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Camp Atterbury expansion continues despite cuts

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Some $75 million in construction projects are on pace for completion this year at the Indiana National Guard's Camp Atterbury even as it shifts away from preparing thousands of soldiers a year for combat assignments.

Leaders at the base near Edinburgh say the new barracks, dining hall and rail yard facilities are needed for its increasing number of training programs for military members and civilian emergency workers.

Troop mobilization ended at the base Sept. 30, after 10 years of preparing more than 200,000 military and civilian workers for duty in Iraq, Afghanistan and elsewhere.

Preparing National Guard and other soldiers for deployments is a mission Camp Atterbury has to be prepared to do whenever ordered, chief operations officer Jack Fowler told tells the Daily Journal.

"We're trying to continue to do the mission that we've had since the mid-'60s," he said. "Mobilization was something we had trained to be ready for. We're just returning to a steady state of the way we've done business."

The end of the mobilization work led to the elimination of about 500 military or civilian jobs at the base about 30 miles south of Indianapolis.

No new jobs are being added with the expansion project, Maj. Lisa Kopczynski said.

The $52 million barracks and dining facility will serve up to 1,100 soldiers at a time once construction finishes in August, Fowler said.

Within the past two years, the post has had more than 5,000 troops stay at one time but had only about 3,000 barracks beds. Soldiers who couldn't stay in a building had to sleep in temporary trailer housing, he said.

The rail project increases the size of the Camp Atterbury rail yard so a full brigade's worth of equipment can be loaded and unloaded, he said. A typical brigade has about 3,600 troops, and they need to be able to load or unload 120 train cars in 72 hours, he said.

About 100,000 troops are expected at Camp Atterbury and its Muscatatuck Urban Training Center in southern Indiana's Jennings County for training programs this year, according to base officials.

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  1. to mention the rest of Molly's experience- she served as Communications Director for the Indianapolis Department of Public Works and also did communications for the state. She's incredibly qualified for this role and has a real love for Indianapolis and Indiana. Best of luck to her!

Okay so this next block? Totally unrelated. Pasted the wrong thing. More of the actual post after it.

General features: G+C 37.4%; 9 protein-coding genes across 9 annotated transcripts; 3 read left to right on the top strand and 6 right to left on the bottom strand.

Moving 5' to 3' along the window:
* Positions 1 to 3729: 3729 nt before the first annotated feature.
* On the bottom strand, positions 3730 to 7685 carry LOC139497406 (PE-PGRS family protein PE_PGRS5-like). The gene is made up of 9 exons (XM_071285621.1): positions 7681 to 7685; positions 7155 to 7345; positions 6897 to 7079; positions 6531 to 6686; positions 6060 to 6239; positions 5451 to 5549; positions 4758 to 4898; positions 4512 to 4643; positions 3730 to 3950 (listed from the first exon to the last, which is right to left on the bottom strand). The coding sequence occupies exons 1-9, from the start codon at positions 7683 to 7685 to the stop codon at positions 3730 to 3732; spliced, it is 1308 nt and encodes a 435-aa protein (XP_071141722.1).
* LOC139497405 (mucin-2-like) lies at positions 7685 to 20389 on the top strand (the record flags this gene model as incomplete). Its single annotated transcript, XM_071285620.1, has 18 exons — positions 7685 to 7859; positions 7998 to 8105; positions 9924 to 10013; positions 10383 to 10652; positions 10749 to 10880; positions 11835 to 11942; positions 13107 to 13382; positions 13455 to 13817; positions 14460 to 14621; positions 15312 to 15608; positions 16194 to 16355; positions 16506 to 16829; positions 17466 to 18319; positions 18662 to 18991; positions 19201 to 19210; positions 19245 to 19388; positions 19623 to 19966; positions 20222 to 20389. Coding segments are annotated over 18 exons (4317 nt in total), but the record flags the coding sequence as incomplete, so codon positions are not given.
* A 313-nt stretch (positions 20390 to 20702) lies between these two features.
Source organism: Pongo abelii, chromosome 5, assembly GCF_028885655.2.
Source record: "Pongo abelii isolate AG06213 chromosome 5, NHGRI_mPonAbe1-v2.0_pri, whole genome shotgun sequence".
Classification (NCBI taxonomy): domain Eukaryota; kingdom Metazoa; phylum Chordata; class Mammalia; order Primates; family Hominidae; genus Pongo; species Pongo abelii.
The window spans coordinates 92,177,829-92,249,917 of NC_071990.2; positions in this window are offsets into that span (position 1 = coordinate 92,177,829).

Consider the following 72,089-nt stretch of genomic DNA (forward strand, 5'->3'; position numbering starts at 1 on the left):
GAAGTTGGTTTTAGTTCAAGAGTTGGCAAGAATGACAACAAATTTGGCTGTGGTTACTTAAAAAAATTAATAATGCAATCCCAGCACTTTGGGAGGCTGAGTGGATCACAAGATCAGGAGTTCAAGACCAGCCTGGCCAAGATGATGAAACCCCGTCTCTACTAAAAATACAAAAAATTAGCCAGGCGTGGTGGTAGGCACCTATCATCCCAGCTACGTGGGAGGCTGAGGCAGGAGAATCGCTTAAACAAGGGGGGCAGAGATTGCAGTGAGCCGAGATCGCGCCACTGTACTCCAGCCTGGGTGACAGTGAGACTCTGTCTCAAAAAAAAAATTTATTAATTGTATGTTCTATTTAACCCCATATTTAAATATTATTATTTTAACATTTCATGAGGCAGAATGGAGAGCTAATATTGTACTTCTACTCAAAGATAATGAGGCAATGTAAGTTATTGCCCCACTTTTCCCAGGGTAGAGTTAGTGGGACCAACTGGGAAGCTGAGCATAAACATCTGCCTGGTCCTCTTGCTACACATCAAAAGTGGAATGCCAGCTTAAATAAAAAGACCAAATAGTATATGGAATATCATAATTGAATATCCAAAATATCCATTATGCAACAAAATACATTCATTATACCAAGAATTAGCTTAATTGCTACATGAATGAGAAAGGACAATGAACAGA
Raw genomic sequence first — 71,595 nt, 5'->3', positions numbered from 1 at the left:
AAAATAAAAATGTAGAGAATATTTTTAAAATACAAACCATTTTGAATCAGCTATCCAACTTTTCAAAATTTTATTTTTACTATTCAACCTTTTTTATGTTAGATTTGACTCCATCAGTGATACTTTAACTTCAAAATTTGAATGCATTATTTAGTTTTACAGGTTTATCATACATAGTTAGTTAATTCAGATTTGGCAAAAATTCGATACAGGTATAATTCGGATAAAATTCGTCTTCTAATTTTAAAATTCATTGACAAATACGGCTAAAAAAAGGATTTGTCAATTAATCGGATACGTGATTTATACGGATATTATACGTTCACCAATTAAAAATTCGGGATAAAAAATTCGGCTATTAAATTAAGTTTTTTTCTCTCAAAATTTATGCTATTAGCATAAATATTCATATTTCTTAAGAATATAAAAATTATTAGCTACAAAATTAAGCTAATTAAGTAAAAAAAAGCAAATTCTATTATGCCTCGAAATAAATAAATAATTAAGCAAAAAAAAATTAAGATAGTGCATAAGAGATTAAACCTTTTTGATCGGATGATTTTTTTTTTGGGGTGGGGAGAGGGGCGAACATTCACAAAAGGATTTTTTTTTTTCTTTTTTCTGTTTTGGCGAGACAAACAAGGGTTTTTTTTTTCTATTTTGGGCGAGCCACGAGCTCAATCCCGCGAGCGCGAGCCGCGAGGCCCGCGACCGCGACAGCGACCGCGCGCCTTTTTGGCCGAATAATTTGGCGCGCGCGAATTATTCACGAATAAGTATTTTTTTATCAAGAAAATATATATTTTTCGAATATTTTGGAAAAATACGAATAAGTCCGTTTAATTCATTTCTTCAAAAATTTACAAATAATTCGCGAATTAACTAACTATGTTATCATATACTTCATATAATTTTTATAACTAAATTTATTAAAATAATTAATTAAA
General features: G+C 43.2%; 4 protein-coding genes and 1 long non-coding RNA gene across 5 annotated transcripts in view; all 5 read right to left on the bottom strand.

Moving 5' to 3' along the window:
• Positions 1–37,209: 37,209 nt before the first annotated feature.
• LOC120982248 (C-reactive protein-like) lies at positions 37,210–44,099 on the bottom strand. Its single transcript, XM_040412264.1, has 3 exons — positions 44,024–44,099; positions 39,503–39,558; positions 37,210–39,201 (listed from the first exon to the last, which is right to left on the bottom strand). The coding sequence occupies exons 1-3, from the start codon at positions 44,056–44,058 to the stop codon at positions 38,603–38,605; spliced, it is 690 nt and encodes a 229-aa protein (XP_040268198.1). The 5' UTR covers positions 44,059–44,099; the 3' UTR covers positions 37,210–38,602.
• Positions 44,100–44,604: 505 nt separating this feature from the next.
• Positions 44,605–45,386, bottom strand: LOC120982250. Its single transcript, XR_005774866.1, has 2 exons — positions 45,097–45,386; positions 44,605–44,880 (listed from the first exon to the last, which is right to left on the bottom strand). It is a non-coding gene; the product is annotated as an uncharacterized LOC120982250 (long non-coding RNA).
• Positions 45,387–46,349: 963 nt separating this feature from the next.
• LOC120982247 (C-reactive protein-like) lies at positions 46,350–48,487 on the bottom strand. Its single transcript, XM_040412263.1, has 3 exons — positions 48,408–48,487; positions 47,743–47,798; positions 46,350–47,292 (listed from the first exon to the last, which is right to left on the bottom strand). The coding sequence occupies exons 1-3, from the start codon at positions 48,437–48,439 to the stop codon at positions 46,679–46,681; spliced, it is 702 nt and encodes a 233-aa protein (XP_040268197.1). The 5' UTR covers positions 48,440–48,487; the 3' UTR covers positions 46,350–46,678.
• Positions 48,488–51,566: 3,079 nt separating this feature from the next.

2. Shall we not demand the same scrutiny for law schools, med schools, heaven forbid, business schools, etc.? How many law school grads are servers? How many business start ups fail and how many business grads get low paying jobs because there are so few high paying positions available? Why does our legislature continue to demean public schools and give taxpayer dollars to charters and private schools, ($171 million last year), rather than investing in our community schools? We are on a course of disaster regarding our public school attitudes unless we change our thinking in a short time.

  3. I agree with the other reader's comment about the chunky tomato soup. I found myself wanting a breadstick to dip into it. It tasted more like a marinara sauce; I couldn't eat it as a soup. In general, I liked the place... but doubt that I'll frequent it once the novelty wears off.

  4. The Indiana toll road used to have some of the cleanest bathrooms you could find on the road. After the lease they went downhill quickly. While not the grossest you'll see, they hover a bit below average. Am not sure if this is indicative of the entire deal or merely a portion of it. But the goals of anyone taking over the lease will always be at odds. The fewer repairs they make, the more money they earn since they have a virtual monopoly on travel from Cleveland to Chicago. So they only comply to satisfy the rules. It's hard to hand public works over to private enterprise. The incentives are misaligned. In true competition, you'd have multiple roads, each build by different companies motivated to make theirs more attractive. Working to attract customers is very different than working to maximize profit on people who have no choice but to choose your road. Of course, we all know two roads would be even more ridiculous.

  5. The State is in a perfect position. The consortium overpaid for leasing the toll road. Good for the State. The money they paid is being used across the State to upgrade roads and bridges and employ people at at time most of the country is scrambling to fund basic repairs. Good for the State. Indiana taxpayers are no longer subsidizing the toll roads to the tune of millions a year as we had for the last 20 years because the legislature did not have the guts to raise tolls. Good for the State. If the consortium fails, they either find another operator, acceptable to the State, to buy them out or the road gets turned back over to the State and we keep the Billions. Good for the State. Pat Bauer is no longer the Majority or Minority Leader of the House. Good for the State. Anyway you look at this, the State received billions of dollars for an assett the taxpayers were subsidizing, the State does not have to pay to maintain the road for 70 years. I am having trouble seeing the downside.

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